Maids in Cinema
A view from the top of the stairs.
By Shari Kizirian
Maids usually get the shaft in the movies. Traditionally relegated to easy sexual pickins or another kind of pitiful victim, they have also been portrayed as one-dimensional comic relief or schemers slithering beneath the stairs, tucking silver into their aprons or slipping arsenic into the mistress's tea (think the garish Eastmancolor duo in Jean Genet's The Maids). Sometimes they get a bit of real power as domineering spinster nutcases (Mrs. Danvers) but often they are the self-sacrificing kind, even the stiff-upper-lipped Mrs. Wilson in Gosford Park (with its nuanced portrait of all the English hierarchies), who wields a soupçon of household poison against the master, does so to spare her estranged son. American cinema's most longsuffering maid is the Fanny Hurst-created character in Imitation of Life who loses her light-skinned daughter to racism. She is called Delilah in the John Stahl adaptation and Annie in Sirk's. Two scenes in these separate versions, despite all their period-trapped failings, manage to express some truth. Shot in a single, lingering tableau, Claudette Colbert, in the 1934 release, worried about her party and her boyfriend, goes up the staircase, while Louise Beavers, her rock, basically her wife (not to mention the source of all her wealth) whose daughter has just run away, walks down. In the Lana Turner-Juanita Moore film twenty-five years later, whites had advanced little, Sirk more than most. When Annie gives Miss Lora her extensive guest list for her funeral, Lora reacts in surprise that she has so many friends. "You never asked," comes the response, delivered matter of fact and rancor-free. Moore's Annie is the real protagonist and warm heart of the story, yet judging from the film's publicity, only a marginal character even as she garnered an Academy Award nomination for her portrayal. It is a rare maid in cinema given her due, never mind a life beyond the service area. Only one comes to mind: Emma Thompson's supporting character, Miss Kenton, who choses independence and happiness with a good man over true love and continued service in Remains of the Day. I suppose until a maid, nanny, housekeeper or cleaning lady makes her own film, we'll have to settle for a view from the top of the stairs. And while some still smack of classist and racist stereotypes, some manage to turn it upside down.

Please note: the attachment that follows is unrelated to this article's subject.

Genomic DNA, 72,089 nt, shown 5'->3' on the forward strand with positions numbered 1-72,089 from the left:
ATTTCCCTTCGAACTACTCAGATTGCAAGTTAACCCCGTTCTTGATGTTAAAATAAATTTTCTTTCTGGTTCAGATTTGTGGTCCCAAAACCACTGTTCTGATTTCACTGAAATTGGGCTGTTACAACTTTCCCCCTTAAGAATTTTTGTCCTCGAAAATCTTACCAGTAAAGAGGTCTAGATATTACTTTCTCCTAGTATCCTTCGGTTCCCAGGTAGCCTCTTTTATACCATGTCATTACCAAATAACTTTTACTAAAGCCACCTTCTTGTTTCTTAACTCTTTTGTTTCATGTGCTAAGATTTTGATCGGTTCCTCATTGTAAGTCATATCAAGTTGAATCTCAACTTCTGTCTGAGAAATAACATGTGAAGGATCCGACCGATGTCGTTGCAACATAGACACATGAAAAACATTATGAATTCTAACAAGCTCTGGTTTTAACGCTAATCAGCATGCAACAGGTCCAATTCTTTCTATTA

Diary of a Chambermaid
The French love Célestine, incarnated as the protagonist of three movies so far: by the upbeat Paulette Goddard in Jean Renoir's first screen version; by the inscrutable Jeanne Moreau in Buñuel's 1930s-era murder mystery; and, most recently, by the louche, luscious Léa Seydoux. Revolutionary in its day the 1900 book is written in a maid's voice, a way author Octave Mirbeau saw to critique upper-class French society, riven by anti-Semitism and anti-republicanism. Célestine stands apart from both her upper-class employers and her peers for expressing ambitions above her station (one of the rabble who aspires to live like a queen) but her primary value lies in her physical attributes. She gets away with subpar cleaning skills (where and how she cleans that first chamber pot will have you reaching for antibiotics), acerbic backtalk and scheming machinations precisely because she is easy on the eye and offers the promise of sex for the master, and relief for some of the wives. Even in Benoît Jacquot's fresh take, shot with a loose, documentary-style camera, playing with the timeline, making good use of the anecdotal quality of the source material, she shouldn't have to be a maid. The other maids, bound to the scullery or pretending at mistressdom, are more complete as characters (and Celestine's friends) in this version but rather merit their inferior lot. Still, it's fun to watch (and hear) Célestine spit colorful invectives at the clueless snobs and scary rightwing nutjobs alike, fools of their own kind to be pitied.